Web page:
Once upon a time, of course, that's the way it was supposed to be. As AS Byatt points out in her introduction to Maria Tatar's The Grimm Reader, the Grimms' tales were originally folk tales harvested by the brothers for adult readers. It was only when this collection failed to find popular and commercial appeal that they refashioned them for children. But fairy tales have always had their roots in an adult audience, as Marina Warner points out in From The Beast To The Blonde. Tales from the 17th and 18th centuries "solicited an adult audience; the older generation were being eased into taking pleasure in make-believe, in pretending they had become childlike again and had returned to the pleasures of their youth through tales of magic and enchantment and the homespun wisdom of the hearth."
This mixture of the childlike and the adult is perhaps what helps the fairy tale perform its double act of being both popular and counter-culture at the same time. But it could be argued that double-ness, or at the very least, contrariness, lies at the very heart of the fairy tale.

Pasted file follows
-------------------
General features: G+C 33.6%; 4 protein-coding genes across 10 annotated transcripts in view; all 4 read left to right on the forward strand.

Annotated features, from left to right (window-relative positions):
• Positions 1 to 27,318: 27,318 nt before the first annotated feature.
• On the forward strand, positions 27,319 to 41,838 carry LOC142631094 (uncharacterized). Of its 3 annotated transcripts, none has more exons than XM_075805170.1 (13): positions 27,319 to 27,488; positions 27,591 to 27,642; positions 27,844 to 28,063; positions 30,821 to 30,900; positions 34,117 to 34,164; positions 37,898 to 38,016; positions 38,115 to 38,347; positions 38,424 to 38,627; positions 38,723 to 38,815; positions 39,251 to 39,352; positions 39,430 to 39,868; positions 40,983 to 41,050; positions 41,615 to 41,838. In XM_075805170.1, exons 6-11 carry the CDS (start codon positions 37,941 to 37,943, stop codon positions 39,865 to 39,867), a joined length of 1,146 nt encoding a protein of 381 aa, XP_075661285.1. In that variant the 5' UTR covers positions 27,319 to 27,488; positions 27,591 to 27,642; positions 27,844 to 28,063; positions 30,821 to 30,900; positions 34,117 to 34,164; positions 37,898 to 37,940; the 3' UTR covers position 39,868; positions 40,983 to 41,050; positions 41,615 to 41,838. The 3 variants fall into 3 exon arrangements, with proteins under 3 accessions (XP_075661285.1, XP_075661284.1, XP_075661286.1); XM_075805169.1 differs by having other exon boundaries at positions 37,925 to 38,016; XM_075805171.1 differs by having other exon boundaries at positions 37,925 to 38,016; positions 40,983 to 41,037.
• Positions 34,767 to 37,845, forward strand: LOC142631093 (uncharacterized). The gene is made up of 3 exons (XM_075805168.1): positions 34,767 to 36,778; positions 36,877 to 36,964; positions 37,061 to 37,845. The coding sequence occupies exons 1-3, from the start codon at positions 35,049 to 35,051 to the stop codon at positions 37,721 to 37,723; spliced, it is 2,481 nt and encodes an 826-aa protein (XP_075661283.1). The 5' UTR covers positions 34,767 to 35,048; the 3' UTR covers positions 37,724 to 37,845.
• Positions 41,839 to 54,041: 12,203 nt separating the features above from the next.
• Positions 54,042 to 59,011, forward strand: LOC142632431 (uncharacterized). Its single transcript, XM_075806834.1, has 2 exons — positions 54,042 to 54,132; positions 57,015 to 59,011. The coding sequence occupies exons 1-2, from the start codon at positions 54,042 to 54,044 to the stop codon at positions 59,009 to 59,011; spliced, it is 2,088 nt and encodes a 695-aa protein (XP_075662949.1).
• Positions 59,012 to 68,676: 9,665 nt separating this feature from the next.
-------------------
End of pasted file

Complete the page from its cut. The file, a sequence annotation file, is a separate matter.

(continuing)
One of the Grimms' tales specially written for adults shows a "stubborn child" being buried by its mother after he becomes ill, but repeatedly sticking his hand out through the grave, until the mother herself comes along and swipes it hard and makes it retreat. Another story shows a mother planning to eat her daughters because she is starving; and in another, a mother-in-law tries to eat her grandchildren. These tales not only magnify adults' fears about the harm that may come to their children, they also magnify the part adults may play in their own children's harm. The fairy tale reflects "our secret fears and preoccupations" back at us, says Byatt.
And that reflection gives traditional fairy tales their edge, because it makes them reassuring on the one hand ("an imaginative world where... children escape the drab realities of everyday life") and terrifying on the other (the Grimms' tales "capture anxieties and fantasies that have deep roots in childhood experience").